In another example, a method was developed that measured the amount of one or more, two or more, and up to all five analytes selected from 2-HB, 3-HB, 4-MOP, LGPC, and oleic acid, in a single injection with the mass spectrometer operated in positive MRM mode and negative MRM mode. For this method, the column heater was set at 60° C., mobile phase A was 0.0100% formic acid in water, and mobile phase B was acetonitrile/Methanol (1:1). Linear gradient elution was carried out with an initial condition of 5% mobile phase B. Mobile phase B was increased to 25% at 0.8 min, to 37% at 1.40 min, to 99% at 1.50 and 2.60 min, and then to 0.5% at 2.70 min. The flow rate was 550 μL/min. A single fixed aliquot of 0.5-1.0 μL of the final extraction solution was injected onto the chromatography column for each sample. The eluent from the chromatography column was directly and automatically introduced into the electrospray source of a mass spectrometer. Methanol was used for needle wash. AB Sciex QTrap 5500 mass spectrometers with Turbo V source (ESI) operated in negative MRM mode for 2-HB, 3-HB, 4-MOP, and oleic acid and in positive MRM mode for LGPC were used. Exemplary ions that may be monitored for the quantitation of 2-HB, 3-HB, 4-MOP, oleic acid, and LGPC are listed in Table 4.

LC-MS/MS Method 3 (2-HB, 3-HB, 4-MOP, LGPC, and Oleic Acid)

Another method was developed to measure the amount of one or more, two or more, and up to all five analytes selected from 2-HB, 3-HB, 4-MOP, LGPC, and oleic acid in a single injection with the mass spectrometer operated in negative MRM mode only. Plasma samples from 64 individuals were spiked with isotopically labeled internal standards and subjected to protein precipitation with methanol. Following centrifugation, an aliquot of the supernatant was injected onto an Agilent 1290/AB Sciex QTrap 5500 LC/MS/MS system equipped with a C18 reversed phase column and operated in negative MRM mode. The peak areas of the respective product ions were measured against the peak areas of the respective internal standard product ions. Exemplary ions that may be monitored for the quantitation of 2-HB, 3-HB, 4-MOP, oleic acid, and LGPC in negative MRM mode are listed in Table 2. Quantitation was performed using a weighted linear least squares regression analysis generated from fortified calibration standards prepared immediately prior to each run. The analyte levels obtained using the described method are shown in Table 5.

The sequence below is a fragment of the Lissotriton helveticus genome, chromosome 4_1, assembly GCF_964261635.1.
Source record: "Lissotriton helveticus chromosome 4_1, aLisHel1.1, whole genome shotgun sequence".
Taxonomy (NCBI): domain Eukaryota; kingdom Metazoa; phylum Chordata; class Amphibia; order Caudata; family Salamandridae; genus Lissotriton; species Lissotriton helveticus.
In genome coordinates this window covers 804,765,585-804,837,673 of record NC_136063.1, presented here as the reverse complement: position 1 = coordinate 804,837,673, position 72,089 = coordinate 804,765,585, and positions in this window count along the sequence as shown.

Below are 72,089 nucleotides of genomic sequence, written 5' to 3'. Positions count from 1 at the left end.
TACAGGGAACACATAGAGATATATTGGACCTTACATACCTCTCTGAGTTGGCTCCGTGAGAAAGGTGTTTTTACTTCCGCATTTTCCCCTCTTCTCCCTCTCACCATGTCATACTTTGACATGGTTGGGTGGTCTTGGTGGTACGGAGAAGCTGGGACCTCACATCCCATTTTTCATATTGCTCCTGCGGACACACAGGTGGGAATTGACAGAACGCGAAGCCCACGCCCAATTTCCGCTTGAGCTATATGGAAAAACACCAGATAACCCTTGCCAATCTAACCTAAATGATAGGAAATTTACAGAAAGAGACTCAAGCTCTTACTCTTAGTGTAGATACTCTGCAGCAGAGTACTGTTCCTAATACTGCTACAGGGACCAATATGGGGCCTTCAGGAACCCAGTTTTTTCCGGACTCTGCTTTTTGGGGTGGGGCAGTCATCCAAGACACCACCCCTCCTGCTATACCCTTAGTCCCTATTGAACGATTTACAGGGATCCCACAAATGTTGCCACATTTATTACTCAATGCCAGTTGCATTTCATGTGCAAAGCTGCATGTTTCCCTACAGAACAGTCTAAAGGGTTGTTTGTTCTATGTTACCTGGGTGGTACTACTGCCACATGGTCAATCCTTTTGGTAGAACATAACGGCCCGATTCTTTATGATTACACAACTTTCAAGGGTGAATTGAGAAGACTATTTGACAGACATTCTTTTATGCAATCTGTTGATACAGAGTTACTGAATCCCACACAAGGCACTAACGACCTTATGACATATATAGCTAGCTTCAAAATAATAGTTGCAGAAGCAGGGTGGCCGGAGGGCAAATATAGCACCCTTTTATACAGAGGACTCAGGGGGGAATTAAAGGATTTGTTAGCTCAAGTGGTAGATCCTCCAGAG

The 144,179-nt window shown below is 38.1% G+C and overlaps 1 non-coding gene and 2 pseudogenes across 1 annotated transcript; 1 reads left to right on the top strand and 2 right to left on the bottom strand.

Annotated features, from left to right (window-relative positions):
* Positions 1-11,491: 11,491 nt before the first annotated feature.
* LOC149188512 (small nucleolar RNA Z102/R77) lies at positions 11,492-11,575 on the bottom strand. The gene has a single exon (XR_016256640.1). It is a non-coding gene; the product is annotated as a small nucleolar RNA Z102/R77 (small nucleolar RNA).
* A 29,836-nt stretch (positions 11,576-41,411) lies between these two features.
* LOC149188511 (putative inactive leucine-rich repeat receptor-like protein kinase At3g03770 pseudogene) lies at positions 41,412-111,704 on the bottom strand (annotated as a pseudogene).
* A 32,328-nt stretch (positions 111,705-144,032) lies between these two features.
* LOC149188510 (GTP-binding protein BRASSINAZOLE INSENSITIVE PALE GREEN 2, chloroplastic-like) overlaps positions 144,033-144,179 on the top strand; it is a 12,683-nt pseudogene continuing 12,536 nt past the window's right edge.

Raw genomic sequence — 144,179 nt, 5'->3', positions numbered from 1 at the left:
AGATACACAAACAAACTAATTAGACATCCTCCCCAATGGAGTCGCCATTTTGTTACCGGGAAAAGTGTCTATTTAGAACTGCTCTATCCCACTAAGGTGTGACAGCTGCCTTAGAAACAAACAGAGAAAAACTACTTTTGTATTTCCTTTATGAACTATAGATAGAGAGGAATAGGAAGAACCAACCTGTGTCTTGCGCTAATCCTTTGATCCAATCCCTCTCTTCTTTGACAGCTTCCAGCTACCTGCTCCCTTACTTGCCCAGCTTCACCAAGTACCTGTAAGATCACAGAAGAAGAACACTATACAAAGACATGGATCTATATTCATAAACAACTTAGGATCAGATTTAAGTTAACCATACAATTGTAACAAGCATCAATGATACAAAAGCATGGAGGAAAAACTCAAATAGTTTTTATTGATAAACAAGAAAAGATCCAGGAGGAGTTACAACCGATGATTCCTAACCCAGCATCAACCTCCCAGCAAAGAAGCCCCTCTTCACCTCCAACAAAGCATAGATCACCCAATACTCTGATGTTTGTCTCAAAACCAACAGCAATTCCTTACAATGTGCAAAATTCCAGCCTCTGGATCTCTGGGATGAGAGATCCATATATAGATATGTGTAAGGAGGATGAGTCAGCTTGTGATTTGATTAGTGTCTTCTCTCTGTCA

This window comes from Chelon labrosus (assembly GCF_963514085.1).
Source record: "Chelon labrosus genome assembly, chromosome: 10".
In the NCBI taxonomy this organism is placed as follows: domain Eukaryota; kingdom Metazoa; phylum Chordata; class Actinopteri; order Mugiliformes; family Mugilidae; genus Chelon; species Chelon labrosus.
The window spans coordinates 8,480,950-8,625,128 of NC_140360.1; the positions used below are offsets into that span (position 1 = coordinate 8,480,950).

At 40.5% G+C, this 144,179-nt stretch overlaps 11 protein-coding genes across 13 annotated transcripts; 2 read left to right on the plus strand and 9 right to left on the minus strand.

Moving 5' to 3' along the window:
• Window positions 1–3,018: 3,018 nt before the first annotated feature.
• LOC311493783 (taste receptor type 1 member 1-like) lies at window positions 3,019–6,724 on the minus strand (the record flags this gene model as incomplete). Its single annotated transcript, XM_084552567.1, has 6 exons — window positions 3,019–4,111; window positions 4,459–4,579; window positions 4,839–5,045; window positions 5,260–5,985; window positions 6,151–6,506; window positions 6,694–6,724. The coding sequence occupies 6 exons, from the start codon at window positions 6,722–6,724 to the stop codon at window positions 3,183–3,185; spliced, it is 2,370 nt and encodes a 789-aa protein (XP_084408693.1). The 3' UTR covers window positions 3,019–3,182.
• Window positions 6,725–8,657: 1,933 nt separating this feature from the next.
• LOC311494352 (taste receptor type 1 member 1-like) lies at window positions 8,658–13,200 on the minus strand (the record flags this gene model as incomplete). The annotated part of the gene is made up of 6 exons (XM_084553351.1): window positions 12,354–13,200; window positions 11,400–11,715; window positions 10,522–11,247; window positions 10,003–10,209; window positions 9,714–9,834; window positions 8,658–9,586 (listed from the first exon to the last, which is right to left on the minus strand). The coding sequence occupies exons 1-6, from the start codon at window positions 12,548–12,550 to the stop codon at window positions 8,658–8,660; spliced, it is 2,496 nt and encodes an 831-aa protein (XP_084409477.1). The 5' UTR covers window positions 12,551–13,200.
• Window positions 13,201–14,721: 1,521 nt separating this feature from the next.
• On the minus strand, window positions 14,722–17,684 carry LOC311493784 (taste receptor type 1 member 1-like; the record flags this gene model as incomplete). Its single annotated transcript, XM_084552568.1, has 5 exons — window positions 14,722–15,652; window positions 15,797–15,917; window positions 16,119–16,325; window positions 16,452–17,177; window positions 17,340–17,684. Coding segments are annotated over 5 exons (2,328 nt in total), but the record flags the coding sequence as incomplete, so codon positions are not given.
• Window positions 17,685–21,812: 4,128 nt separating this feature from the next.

Table 5 Analyte concentrations measured in Plasma using Method 1 (Serine, Pantothenate) and Method 3 (2-HB, 3-HB, 4-MOP, LGPC, and Oleic Acid) Analyte Concentration (μg/ml) Sample oleic Number 2-HB 3-HB 4-MOP LGPC acid pantothenate serine 1 2.37 4.06 4.15 9.52 58.6 0.0341 7.27 2 3.53 1.48 2.7 18.4 43.3 0.118 8.82 3 2.28 1.43 2.75 18.2 30.5 0.15 12.6 4 3.95 4.61 2.97 12.4 56.9 0.0772 11.3 5 1.61 0.855 2.66 16.5 18.3 0.0337 10 6 6.22 3 5.34 13.8 41.3 0.0526 8.87 7 4.86 0.609 1.7 13.3 15.8 0.0342 5.63 8 3.67 1.46 2.83 16.1 42.1 0.0335 5.75 9 4.92 3.44 5.55 23.1 23.8 0.011 14.6 10 4.38 3.96 4.92 28.6 46 0.0523 10.5 11 5.34 5.48 3.09 10.2 75.9 0.0478 10.9 12 12 34 4.48 6.6 65 0.0495 7.62 13 5.31 2.36 4.83 19.8 45.8 0.121 8.13 14 5.43 13.3 2.78 22.8 68.4 0.0317 8.34 15 18.9 35.7 6.13 15.3 99.3 0.14 8.16 16 4.58 8.07 3.27 16 50.8 0.245 13.6 17 1.96 0.958 4.73 21.4 12.7 0.0279 11.8 18 8.38 1.94 4.68 16 38.2 0.138 11.6 19 3.89 4.01 4.67 8.62 58.5 0.0274 9.43 20 0.948 4.07 1.12 13.1 39.1 0.0327 14.7 21 10.2 27.6 4.21 9.18 135 0.051 11.8 22 7.17 3.99 3.26 23.6 28.2 0.127 9.59 23 5.79 3.24 3.1 17.1 75.6 0.0435 8.67 24 3.66 2.21 4.49 20.2 29.3 0.134 10.8 25 4.96 5.51 2.71 13 70.9 0.0274 14.4 26 4.81 5.69 4.59 8.53 46 0.0829 6.3 27 2.07 1.63 2.4 26 11.6 0.301 9.97 28 4.6 0.868 2.69 19.5 10.9 0.0344 14.4 29 9.66 1.28 2.15 12 10.2 0.0459 9.66 30 2.2 2.39 3.73 27.8 14 0.022 7.38 31 3.66 2.22 5.24 14.7 39 0.0565 9.85 32 10.5 22.2 6.9 28.1 69.3 0.11 11.1 33 1.46 1.49 0.975 24.4 13.9 0.018 9.43 34 4.71 11.8 3.17 14.9 54.6 0.139 9.08 35 4.59 11.5 2.59 13.8 59 0.0976 11.4 36 4.38 3.35 3.21 16.2 28.2 0.0228 8.42 37 3.59 7.62 3.25 22.5 106 0.0679 7.79 38 3.81 1.65 1.68 12.2 43.6 0.0359 9.55 39 4.17 1.98 4.27 18 20 0.227 12.7 40 4.51 2.32 3.69 25.7 45.5 0.124 12.2 41 4.12 1.69 3.1 9.22 32.2 0.138 6.92 42 12.1 35.5 4.64 11 85.6 0.265 11.7 43 2.75 2.89 3.4 23.4 38.6 0.0336 9.34 44 4.91 2.38 4.93 16.1 103 0.0522 5.95 45 9.2 8.54 6.11 11.5 56.3 0.0843 5.32 46 4.52 4.11 3.91 9.13 58.1 0.0435 9.91 47 3.11 21.7 3.73 24.5 69.3 0.179 11.8 48 2.48 1.79 3.41 21.6 46.5 0.0203 10.3 49 2.28 1.26 4.51 11 34.8 0.031 8.34 50 6.18 3.51 4.31 8.5 67.3 0.0363 10.1 51 3.14 2.96 2.53 12.6 66.3 0.174 9.87 52 1.44 0.842 2.68 34.8 9.57 0.0168 9.3 53 3.28 3.22 3.38 13.6 38.6 0.0313 10.7 54 1.65 2.07 1.53 23.1 55.2 0.0195 9.83 55 4.95 3.67 3.49 8.47 43.3 0.332 10.3 56 5.44 7.06 2.84 15.5 49.1 0.306 10.1 57 5.54 2.37 2.39 22.6 28.8 0.156 7.09 58 3.47 1.18 2.51 20.3 13.6 0.0857 12.7 59 10 13.1 3.39 16.6 127 0.057 7.35 60 1.63 1.22 1 13.5 11.9 0.0272 8.81 61 4.03 4.03 3.13 13.2 53.1 0.0511 7.82 62 3.39 4.09 2.63 14.1 53 0.164 8.61 63 4.76 3.84 3.12 15.7 29.3 0.211 6.88 64 4.09 3.21 4.05 28.8 61.3 0.0281 9.29